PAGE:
The Suburb That’s Reinventing Resilience

When Village of Midlothian residents reached out to CNT’s RainReady℠ program, they sought help with Natalie Creek, a small tributary to the Cal Sag Channel with a terrible history of flooding the surrounding neighborhood. As we began our work with Floodlothian Midlothian and Village Trustees, we learned that flooding wasn’t the only challenge facing the community. Like many of its neighbors, Midlothian was hard hit by the 2009 recession and has been challenged to rebuild its economic base and sense of community pride ever since. When the Village Board unanimously adopted the RainReady Midlothian Plan on January 27, they committed to a long-term strategy that not only seeks to tackle flooding, but also revitalize the economy.

Helen Lekavich, founder of Floodlothian Midlothian and member of the RainReady Midlothian Steering Committee, speaking in favor of the RainReady Plan at the January 27 Village Board meeting.

Flooding is nothing new to Midlothian. The village has dealt with it since the 1920s. But in recent decades, residents were alarmed at the frequency and severity of flooding in the village, with entire blocks under water.

RainReady Community began working in Midlothian in early 2015 in partnership with the U.S. Army Corps of Engineers. In June, we completed a village-wide risk assessment to determine the source and scope of flooding in the community.  We learned that flooding was chronic and widespread. In addition to the victims of Natalie Creek’s repeated overbanking – residents reported nine floods in 15 weeks in the summer of 2014 – residents suffered from backup in the sewer system and groundwater seepage. Our survey found high levels of anxiety in the village: 85 percent of respondents expressed concern about the impact of water-related problems on quality of life in the community. Flood damages were cited as a common cause of foreclosures and abandoned properties.

In partnership with village leaders, including an inspired and engaged group of flood victims, Floodlothian Midlothian, the village is on a new course. More than $1.3 million in outside funds have already been secured, with an additional $8.3 million expected to be approved. Every step of the way, residents are leading the charge, driving forward proposals that bring flood relief and economic benefits.

The Complete Street project on 147th Street/IL-83 is an example of this approach. The roadway is slated to be the first commercial corridor in the south suburbs to integrate flood relief, downtown revitalization, and improved biking and walking facilities. The street runs right through the heart of Midlothian, passing a Metra station, several schools, restaurants, businesses, and homes. Starting this month, the Chicago Metropolitan Agency for Planning (CMAP) will begin a corridor study through their Local Technical Assistance  program. CMAP will be working closely with village leaders and community members to determine the best mix of improvements for the community, which could include bike lanes, crosswalks, tree plantings, and pedestrian-scale lighting. The project is one element of the wider Complete Streets policy that the Village is set to adopt in 2016.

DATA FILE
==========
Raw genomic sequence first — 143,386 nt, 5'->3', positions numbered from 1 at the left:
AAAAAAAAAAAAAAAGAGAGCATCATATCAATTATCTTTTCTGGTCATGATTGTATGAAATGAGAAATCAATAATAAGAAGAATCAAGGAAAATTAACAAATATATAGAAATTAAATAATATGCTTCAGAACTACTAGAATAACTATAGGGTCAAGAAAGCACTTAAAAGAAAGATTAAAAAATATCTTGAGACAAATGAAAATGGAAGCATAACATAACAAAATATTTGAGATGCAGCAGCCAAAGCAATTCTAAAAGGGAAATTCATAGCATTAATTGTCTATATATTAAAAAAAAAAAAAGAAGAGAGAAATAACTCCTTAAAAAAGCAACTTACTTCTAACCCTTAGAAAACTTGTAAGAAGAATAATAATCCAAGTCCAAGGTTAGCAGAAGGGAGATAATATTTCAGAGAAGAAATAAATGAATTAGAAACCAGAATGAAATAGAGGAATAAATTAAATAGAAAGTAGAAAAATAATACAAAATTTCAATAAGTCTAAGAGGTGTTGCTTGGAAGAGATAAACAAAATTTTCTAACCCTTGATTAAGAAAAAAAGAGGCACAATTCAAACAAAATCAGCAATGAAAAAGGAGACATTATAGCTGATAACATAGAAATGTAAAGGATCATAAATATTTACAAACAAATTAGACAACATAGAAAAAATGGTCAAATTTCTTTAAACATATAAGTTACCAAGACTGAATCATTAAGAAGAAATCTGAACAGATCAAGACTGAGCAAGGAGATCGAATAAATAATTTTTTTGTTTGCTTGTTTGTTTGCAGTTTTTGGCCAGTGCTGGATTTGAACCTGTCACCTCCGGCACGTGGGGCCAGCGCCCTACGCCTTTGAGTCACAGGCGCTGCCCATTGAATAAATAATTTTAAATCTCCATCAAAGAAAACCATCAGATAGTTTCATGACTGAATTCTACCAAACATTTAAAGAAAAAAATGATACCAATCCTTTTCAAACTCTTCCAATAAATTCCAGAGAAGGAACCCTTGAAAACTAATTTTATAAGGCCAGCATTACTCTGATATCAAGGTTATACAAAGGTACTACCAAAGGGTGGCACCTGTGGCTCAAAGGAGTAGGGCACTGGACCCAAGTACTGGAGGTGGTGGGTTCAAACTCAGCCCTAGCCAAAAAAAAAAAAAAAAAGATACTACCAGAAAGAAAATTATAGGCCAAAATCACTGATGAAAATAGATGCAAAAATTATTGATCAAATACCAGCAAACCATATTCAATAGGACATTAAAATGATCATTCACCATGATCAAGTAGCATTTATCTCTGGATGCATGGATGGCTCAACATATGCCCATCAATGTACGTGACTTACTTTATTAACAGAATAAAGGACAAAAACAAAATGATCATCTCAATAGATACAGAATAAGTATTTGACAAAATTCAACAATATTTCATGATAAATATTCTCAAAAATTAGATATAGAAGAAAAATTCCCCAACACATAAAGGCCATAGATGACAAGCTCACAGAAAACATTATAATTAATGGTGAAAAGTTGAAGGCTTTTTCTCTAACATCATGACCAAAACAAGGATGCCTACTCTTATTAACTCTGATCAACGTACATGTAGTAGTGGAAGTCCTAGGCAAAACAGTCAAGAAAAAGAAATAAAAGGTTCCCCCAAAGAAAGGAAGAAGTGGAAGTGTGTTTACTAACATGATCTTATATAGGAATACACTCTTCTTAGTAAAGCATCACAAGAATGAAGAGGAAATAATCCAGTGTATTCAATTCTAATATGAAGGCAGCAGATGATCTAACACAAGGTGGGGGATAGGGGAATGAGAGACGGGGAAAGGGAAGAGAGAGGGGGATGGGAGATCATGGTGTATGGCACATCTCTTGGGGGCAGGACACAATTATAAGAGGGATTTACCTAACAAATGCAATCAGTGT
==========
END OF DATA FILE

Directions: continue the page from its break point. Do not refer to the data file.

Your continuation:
Supporters of RainReady marching in a Midlothian parade in the summer of 2015.

The transformation of Natalie Creek is another example of Midlothian’s leadership in pursuing stormwater projects that bring broader benefit to the community. RainReady has been working with the Metropolitan Water Reclamation District (MWRD), the regional agency responsible for stormwater management, to transform the creek. Since meeting with the RainReady Midlothian team in the fall of 2014, MWRD has developed an $8.3 million project to reduce flooding on Natalie Creek. Together with the National Park Service, South Suburban Mayors and Managers Association, and Trails for Illinois, RainReady is looking to leverage this investment to install a multi-use trail that would connect Midlothian to the Forest Preserve and the Cal-Sag Trail.  The creek, which has been a hazard for Midlothian for decades, is being transformed into a beautiful community asset that helps to restore a sense of place in the village.

In 2016, we’ll be looking for ways to expand the Midlothian model into other communities across the country that face similar chronic flooding.

The RainReady Midlothian team after the Village Board voted to adopt the RainReady Plan.

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